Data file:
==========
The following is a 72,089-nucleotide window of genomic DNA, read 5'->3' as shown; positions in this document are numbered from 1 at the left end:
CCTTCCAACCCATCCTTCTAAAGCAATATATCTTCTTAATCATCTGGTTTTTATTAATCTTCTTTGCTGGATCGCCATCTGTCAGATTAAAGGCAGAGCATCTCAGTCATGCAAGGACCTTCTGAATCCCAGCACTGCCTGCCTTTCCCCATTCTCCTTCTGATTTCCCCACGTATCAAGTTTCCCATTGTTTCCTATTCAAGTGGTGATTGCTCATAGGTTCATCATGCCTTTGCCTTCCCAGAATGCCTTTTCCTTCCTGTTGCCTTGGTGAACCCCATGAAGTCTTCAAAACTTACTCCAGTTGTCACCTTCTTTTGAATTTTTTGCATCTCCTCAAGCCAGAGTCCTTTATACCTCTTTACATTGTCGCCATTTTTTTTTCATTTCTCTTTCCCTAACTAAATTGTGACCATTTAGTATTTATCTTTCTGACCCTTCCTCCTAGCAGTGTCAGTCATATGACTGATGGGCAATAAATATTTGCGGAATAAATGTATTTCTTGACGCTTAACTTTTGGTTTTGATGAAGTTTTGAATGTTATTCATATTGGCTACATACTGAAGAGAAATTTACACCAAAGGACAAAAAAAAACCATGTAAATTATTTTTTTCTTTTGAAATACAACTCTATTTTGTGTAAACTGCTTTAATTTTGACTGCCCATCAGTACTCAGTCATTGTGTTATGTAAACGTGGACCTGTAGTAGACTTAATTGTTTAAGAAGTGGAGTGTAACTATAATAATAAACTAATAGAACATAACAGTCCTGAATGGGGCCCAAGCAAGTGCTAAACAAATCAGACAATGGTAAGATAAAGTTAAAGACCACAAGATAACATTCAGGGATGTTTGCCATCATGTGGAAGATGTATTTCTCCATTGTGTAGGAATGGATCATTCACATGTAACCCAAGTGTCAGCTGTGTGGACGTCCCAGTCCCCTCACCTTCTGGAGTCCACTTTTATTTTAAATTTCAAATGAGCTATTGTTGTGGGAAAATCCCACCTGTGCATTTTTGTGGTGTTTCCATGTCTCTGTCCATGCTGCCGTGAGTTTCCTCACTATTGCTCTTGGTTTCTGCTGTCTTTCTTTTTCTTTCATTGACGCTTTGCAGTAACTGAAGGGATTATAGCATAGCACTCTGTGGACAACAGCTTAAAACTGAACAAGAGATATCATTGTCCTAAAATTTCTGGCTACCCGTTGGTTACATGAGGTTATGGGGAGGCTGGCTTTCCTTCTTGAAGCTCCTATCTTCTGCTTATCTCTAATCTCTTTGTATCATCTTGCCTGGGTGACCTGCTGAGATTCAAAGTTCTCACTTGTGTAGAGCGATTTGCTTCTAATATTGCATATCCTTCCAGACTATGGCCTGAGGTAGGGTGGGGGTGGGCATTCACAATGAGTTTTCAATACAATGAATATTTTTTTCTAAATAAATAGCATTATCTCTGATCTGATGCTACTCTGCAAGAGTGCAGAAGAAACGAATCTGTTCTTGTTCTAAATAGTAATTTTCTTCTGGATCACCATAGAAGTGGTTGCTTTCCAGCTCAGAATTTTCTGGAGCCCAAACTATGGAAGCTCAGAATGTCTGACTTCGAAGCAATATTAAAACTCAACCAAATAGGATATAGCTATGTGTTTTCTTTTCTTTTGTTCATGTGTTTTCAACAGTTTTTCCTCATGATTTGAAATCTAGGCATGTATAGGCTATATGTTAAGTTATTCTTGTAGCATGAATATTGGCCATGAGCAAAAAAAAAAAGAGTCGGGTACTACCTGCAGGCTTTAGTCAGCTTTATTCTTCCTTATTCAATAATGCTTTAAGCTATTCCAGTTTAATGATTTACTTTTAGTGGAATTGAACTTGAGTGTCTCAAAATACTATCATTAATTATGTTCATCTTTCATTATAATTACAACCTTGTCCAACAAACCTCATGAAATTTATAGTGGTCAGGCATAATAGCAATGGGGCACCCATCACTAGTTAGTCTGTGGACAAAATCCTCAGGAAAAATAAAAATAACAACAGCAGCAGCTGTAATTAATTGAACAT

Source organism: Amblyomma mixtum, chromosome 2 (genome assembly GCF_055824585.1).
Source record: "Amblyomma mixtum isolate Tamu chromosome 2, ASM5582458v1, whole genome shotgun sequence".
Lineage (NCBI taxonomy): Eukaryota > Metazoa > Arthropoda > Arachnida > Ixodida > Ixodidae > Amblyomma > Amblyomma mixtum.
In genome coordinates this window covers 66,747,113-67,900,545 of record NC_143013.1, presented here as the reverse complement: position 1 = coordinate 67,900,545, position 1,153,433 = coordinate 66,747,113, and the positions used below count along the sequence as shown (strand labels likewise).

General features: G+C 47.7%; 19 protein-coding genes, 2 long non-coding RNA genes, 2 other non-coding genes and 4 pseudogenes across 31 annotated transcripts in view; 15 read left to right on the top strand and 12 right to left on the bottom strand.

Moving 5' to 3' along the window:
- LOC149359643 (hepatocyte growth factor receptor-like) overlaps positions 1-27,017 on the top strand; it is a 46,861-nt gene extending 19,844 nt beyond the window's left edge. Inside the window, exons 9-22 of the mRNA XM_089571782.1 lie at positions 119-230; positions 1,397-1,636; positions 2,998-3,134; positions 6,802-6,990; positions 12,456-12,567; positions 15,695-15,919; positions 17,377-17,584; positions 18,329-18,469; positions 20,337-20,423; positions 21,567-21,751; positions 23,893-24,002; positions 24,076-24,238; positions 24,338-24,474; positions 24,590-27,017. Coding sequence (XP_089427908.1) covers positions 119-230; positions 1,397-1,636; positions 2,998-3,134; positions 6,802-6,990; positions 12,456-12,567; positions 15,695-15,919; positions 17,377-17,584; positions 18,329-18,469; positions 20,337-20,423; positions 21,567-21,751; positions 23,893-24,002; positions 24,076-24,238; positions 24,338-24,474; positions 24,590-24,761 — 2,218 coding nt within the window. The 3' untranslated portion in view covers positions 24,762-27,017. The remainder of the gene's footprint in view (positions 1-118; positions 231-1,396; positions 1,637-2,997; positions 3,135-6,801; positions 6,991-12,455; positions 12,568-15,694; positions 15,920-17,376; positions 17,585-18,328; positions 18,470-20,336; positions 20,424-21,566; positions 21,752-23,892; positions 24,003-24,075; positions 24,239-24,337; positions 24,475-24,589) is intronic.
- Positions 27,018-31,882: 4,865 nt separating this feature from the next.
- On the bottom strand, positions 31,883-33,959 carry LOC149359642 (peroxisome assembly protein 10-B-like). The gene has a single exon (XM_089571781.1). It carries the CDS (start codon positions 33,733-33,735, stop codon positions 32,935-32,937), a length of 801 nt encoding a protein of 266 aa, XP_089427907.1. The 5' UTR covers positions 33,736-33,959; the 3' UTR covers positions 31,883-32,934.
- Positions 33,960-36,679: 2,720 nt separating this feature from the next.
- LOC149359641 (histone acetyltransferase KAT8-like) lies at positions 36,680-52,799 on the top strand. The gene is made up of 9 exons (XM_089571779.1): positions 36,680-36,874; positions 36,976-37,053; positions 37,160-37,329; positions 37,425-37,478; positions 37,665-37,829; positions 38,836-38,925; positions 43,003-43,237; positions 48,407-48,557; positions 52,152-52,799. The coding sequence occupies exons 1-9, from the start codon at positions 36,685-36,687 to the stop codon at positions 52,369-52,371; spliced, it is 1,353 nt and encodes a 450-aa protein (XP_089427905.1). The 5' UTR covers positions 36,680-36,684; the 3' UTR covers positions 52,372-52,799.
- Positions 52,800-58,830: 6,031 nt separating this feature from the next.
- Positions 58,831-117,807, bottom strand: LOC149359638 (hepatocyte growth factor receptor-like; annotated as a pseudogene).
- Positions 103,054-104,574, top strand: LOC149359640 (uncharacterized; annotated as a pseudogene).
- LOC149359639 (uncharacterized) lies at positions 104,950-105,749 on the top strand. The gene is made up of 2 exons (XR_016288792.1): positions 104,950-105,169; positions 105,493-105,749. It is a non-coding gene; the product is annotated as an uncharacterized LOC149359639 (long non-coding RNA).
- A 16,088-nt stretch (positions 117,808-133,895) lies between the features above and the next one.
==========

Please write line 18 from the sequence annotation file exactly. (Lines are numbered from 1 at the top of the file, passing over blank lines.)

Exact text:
- A 16,088-nt stretch (positions 117,808-133,895) lies between the features above and the next one.